Leveraging College Interns to Sell
As the sales manager in Baton Rouge, La., I recently introduced a concept that seems to be making progress when it comes to recruiting new sales candidates. For several months, I worked with Louisiana State University staff in the career services department and networked among people I knew. The goal was to identify three college seniors interested in a sales career and who possessed the basic salesperson profile.
CHALLENGES WITH HIRING SALESPEOPLEHiring Small - Many small businesses can only budget so many dollars for salespeople. This leads sales managers into a situation whereby only one or two additional sales reps are hired. This works against everyone due to the fact that salespeople are driven by their competitive nature and ego. There is an entirely different environment when a minimum of three salespeople are hired at the same time. No one wants to be the last, and they all want to be first when it comes to mastering the first call message, learning how to phone for appointments, and most importantly, closing orders. There is an undesirable and unacceptable pace and standard that takes root typically when only one or two salespeople are hired.
Corporate Obligation - Another dilemma is the commitment that a moral and ethical company feels when they hire someone that has graduated, has begun a family, and has financial obligations. When things are not working out, such companies are slow to terminate marginal performers. This sets in motion an environment that tells the sales team that mediocrity is tolerated and becomes part of the culture for the sales department. Wrong message! With interns, everyone understands that the stint is short and not permanent. The employer is in a very good position to decide if this is the person that will make a difference on the sales team or advise the intern that they need to consider another career.
Demand For Graduates - There is something about the current college graduates that has many of them believing that they are owed a job with good pay and benefits. The current market demand has companies making job offers to many college students well before they graduate. As a small company, it can be difficult to compete for college graduates from a top university.
Learning Curve - The challenge of expedited learning for sales reps seems to be more difficult in this age of being entertained. College students in their senior year are accustomed to taking in and applying information that is more difficult than most sales training requirements.
Time Management - The discipline of time management is probably one of the most difficult things for full time salespeople to master. They begin to feel that they have plenty of time to accomplish their tasks, and certainly they put off until tomorrow, more often than not. Interns seem to be proficient with managing their schedules and finishing deadlines with all of the activities they are juggling. They seem to be stressed and pressed, working hard to fit in their appointments and surveys with their existing demands. They view every free moment as key and critical.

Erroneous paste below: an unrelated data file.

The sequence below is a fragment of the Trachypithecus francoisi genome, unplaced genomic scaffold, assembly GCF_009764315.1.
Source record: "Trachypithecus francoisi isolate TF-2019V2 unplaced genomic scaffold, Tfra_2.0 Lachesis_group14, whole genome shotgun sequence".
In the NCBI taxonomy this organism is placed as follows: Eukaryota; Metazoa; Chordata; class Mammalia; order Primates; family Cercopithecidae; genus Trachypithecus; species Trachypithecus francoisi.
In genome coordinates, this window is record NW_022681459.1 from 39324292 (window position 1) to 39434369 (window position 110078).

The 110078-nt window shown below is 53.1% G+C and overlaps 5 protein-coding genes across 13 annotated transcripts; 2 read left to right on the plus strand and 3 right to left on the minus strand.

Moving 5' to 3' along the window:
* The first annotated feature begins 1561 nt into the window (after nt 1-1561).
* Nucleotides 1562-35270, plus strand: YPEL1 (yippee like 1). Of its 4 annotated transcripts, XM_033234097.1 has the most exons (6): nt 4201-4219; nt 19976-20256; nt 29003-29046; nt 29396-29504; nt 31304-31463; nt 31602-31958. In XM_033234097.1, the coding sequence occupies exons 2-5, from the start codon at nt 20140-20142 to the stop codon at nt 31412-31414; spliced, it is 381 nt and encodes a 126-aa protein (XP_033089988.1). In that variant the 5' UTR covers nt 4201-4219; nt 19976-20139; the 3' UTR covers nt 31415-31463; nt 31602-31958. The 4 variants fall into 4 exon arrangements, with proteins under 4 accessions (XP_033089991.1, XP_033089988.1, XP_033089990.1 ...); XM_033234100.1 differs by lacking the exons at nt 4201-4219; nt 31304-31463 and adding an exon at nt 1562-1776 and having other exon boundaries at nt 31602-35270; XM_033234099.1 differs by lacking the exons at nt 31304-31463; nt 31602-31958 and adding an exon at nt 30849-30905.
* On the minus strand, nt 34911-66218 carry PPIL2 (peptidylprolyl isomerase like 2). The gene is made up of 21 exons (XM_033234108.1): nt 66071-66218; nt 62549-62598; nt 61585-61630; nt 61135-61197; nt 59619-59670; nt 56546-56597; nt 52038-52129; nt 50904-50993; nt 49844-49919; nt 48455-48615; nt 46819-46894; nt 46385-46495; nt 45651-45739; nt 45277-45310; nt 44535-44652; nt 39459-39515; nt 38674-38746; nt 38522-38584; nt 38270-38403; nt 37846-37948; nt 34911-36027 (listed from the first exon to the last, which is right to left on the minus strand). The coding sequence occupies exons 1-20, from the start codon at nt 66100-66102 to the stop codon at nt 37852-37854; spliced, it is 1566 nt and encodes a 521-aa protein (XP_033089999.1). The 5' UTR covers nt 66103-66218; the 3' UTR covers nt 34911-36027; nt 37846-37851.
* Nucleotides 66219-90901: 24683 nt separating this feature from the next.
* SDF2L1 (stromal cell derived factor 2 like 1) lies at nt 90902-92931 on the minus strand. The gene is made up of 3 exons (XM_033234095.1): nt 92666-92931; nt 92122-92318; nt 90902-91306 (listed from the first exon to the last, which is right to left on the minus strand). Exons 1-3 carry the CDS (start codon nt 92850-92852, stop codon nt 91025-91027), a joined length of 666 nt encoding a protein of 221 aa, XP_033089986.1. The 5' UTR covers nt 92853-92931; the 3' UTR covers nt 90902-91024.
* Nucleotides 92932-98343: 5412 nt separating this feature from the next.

A WIN-WIN SALES BOOT CAMPI had seen these challenges first hand as a sales manager and implemented a sales boot camp that has exceeded the “ramp-up” time for sales reps. The opportunity was positioned to the candidates as an opportunity to learn how to master the basic selling disciplines that are applicable to many industries. Therefore, for the candidate that knew he was seriously considering a sales career and had no classes or training in selling, this fit a need. The outcome concluding the intern period was clearly communicated:
• The intern would be well poised to interview for another sales position elsewhere and had this freedom to do so with no guilt.
• Star had the freedom to terminate employment at any time.
• The intern could transfer to another Star office upon graduation and successfully demonstrating success.
• The intern could apply with another Linc Services location in another city. Louisiana has a considerable exodus of college graduates and this needed to be an option. Star has committed to helping them find work elsewhere if they are successful.
All of these clearly communicated outcomes actually helped achieve the best outcome. The students were eager to perform for their future job reference. They were serious about learning the art of selling. Star Service was also free to do as they please without any future obligation.
KEY MILESTONESThe sales process used by Star Service requires proficiency with the following milestones in order to be successful:
First Call Message - Being able to articulate the services being offered to a decision maker and positioning the sales process and gaining commitment with a signed Action Plan.
Prospecting - Effectively being able to identify a good/bad prospect, early in the game.
Surveying - Understanding air conditioning basics and identifying opportunities
Financial Justification - Knowing how to position the current mode vs. going with Star Service and doing a trial closer.
Close the Sale - Strategizing and finding ways to close those stubborn orders.
EXPEDITED RAMP-UPThe training was very specific, all done in-house and the interns were routinely challenged to see if they were able to apply what they had learned. A great deal of competition existed among the interns with the following results: